Desjarlais has high hopes as he prepares for D.C.
Story by Gordon Boyd
JASPER, TN. (WRCB)-- Tennessee's fourth district congressman elect, is speaking to the media for the first time since his victory Tuesday night.
Scott Desjarlais will represent two dozen counties in Middle and East Tennessee.
The fourth district is the state's largest in term of square miles and it includes portions of Bledsoe, Grundy, Marion, and Sequatchie Counties.
Doctor Desjarlais' victory margin was pretty convincing, about 20 percentage points.
But he says the thought of how much the change he promised will change his life, the lives of his family and of his patients is still sinking in as his house call becomes the United States House of Representatives.
Scott Desjarlais has been Katie Gaylor's doctor for most of the 18 years he's practiced in Jasper.
"He's got a good personality, everybody loves him," says Katie Gaylor.
Gaylor adds, "We're gaining a congressman for sure, and probably losing a doctor."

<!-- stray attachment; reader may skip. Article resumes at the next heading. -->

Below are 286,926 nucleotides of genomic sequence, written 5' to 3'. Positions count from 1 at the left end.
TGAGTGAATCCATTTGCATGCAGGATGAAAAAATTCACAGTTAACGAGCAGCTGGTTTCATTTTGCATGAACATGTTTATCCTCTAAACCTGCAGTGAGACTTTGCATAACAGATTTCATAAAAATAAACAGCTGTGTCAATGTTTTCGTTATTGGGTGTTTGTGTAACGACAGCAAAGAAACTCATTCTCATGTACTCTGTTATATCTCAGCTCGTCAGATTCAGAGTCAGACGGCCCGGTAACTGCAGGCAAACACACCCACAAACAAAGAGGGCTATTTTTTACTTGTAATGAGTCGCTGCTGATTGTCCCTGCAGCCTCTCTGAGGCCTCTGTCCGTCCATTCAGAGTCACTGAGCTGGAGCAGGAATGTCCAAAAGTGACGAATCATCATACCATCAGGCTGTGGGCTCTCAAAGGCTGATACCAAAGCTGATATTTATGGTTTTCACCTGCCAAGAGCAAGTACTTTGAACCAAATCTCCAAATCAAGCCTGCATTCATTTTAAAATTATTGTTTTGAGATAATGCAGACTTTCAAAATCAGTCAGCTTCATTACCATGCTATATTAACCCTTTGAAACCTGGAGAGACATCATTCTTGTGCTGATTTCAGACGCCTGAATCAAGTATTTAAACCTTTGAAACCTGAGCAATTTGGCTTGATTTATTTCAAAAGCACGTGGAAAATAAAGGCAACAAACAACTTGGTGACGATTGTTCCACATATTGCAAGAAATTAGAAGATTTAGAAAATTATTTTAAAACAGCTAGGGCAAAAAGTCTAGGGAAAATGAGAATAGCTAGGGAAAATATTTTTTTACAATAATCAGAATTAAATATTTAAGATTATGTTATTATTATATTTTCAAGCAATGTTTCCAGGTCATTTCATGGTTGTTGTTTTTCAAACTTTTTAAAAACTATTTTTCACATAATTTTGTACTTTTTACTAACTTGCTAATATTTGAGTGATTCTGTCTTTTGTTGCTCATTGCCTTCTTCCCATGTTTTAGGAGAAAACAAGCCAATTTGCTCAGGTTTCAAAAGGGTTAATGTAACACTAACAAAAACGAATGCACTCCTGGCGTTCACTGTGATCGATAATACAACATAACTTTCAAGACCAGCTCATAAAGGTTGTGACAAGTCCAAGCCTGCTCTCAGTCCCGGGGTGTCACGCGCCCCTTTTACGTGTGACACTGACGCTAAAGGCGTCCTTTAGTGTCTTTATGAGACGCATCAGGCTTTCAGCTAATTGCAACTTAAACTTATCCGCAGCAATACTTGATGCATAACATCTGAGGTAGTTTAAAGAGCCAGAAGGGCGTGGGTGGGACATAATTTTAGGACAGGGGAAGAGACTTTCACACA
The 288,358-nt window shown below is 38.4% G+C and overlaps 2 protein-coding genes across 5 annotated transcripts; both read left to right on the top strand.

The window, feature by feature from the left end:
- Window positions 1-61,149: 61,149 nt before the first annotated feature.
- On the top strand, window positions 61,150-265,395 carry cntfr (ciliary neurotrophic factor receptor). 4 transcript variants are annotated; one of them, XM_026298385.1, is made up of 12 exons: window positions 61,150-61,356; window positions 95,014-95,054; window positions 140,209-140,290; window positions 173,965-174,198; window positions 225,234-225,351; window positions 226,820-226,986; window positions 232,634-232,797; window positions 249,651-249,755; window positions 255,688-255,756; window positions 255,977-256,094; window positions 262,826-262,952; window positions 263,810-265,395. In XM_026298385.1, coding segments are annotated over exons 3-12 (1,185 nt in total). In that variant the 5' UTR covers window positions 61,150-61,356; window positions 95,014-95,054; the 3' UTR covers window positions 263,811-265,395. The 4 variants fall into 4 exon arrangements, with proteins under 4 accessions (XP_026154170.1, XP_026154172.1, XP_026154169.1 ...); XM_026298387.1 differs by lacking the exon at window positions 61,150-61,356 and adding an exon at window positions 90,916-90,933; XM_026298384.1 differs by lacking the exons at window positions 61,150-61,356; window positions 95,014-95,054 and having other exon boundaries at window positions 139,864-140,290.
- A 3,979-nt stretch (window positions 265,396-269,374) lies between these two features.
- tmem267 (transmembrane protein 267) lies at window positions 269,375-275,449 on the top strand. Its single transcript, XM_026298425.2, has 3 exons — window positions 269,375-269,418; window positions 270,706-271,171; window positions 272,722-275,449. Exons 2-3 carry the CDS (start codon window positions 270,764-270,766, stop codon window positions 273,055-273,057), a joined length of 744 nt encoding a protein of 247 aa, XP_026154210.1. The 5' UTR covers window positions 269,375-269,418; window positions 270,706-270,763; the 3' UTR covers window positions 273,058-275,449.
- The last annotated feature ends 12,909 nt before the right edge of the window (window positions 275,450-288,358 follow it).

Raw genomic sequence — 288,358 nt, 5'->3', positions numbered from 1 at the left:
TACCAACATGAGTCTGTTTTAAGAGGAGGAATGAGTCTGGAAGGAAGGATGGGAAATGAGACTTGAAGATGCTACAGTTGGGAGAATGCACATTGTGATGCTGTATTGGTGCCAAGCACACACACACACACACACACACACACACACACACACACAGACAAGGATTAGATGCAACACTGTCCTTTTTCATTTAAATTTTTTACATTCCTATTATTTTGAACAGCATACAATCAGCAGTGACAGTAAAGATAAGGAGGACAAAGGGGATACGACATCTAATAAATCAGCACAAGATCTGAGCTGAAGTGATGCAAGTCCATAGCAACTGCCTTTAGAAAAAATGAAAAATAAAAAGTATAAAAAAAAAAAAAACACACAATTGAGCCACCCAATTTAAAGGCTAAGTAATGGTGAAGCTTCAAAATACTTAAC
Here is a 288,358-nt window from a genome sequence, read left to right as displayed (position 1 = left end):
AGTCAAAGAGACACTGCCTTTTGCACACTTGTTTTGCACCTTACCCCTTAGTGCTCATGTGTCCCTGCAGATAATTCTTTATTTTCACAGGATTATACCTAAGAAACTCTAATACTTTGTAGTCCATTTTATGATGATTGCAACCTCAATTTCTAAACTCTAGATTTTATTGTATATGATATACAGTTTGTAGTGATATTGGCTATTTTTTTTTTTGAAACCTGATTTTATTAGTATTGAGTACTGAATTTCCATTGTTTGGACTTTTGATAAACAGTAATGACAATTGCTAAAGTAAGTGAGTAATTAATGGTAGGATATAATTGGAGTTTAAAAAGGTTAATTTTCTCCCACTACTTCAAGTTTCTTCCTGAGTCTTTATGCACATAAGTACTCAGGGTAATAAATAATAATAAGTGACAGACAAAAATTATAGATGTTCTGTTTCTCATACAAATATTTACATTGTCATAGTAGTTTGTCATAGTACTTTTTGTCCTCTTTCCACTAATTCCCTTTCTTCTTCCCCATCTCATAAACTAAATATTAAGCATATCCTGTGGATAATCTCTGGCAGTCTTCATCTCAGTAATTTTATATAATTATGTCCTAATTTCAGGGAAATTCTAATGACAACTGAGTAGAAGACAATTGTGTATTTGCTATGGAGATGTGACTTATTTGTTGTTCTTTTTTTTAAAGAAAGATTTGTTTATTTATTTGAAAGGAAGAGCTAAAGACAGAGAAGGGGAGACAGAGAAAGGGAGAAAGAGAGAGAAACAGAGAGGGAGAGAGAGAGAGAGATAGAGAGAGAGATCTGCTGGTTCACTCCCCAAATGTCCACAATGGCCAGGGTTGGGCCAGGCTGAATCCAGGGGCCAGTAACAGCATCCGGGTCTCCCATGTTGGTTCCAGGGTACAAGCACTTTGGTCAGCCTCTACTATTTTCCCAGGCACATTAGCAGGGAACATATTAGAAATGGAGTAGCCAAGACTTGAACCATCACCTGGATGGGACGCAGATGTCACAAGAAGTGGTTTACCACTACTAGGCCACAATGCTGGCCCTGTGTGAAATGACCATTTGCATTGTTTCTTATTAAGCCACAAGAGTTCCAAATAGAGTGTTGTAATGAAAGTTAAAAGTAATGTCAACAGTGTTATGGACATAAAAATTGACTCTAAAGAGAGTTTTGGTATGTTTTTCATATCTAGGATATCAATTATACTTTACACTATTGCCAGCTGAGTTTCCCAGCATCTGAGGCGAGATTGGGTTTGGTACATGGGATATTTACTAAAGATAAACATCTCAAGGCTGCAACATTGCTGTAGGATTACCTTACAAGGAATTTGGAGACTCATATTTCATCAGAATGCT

But not necessarily.
Though Doctor Desjarlais is headed to D.C. with high hopes and big plans, he swears his life-style there will be 'bare bones.
Part of it is cost.
"I may initially, bunk out of my office," says Desjarlais.
Most of it, he says, goes back to his wife Amy and their children Tyler, Ryan, and Maggie.
"The schedule they're working on now is Tuesday, Wednesday and Thursday, so it'll be possible to return home on Thursday nights. So I can be home four nights a week. We can make that work," says Desjarlais.
If it does, he could work in some patients too.
"I was pretty sure he'd win," says Gaylor.
Desjarlais could count on his patients and folks at Grandview Medical Center- to stand-by when the campaign got nasty.
But Katie Gaylor believes the incumbent Lincoln Davis hurt himself by dredging up claims coming out of Doctor Desjarlais divorce from his first wife.
"The allegations were false but they were made to be fact. That was disappointing," says Desjarlais.
He credits his victory, in equal parts, to his own message and the country's call for change.
"This new class, is going to be the tip of the spear that Americans are counting on," says Desjarlais.
And he's sure they'll hold him accountable in two years.
Meantime, his practice is taking on another doctor to make sure Katie Gaylor and all of his patients don't lose their care.
"If he says she's okay, she's okay with me," says Gaylor.
Doctor Desjarlais' election helps shift the balance in Tennessee's Congressional Delegation from five to four democrats, to seven to two republicans.
He says he already has talked with most fellow republicans, including Governor-Elect Bill Haslam.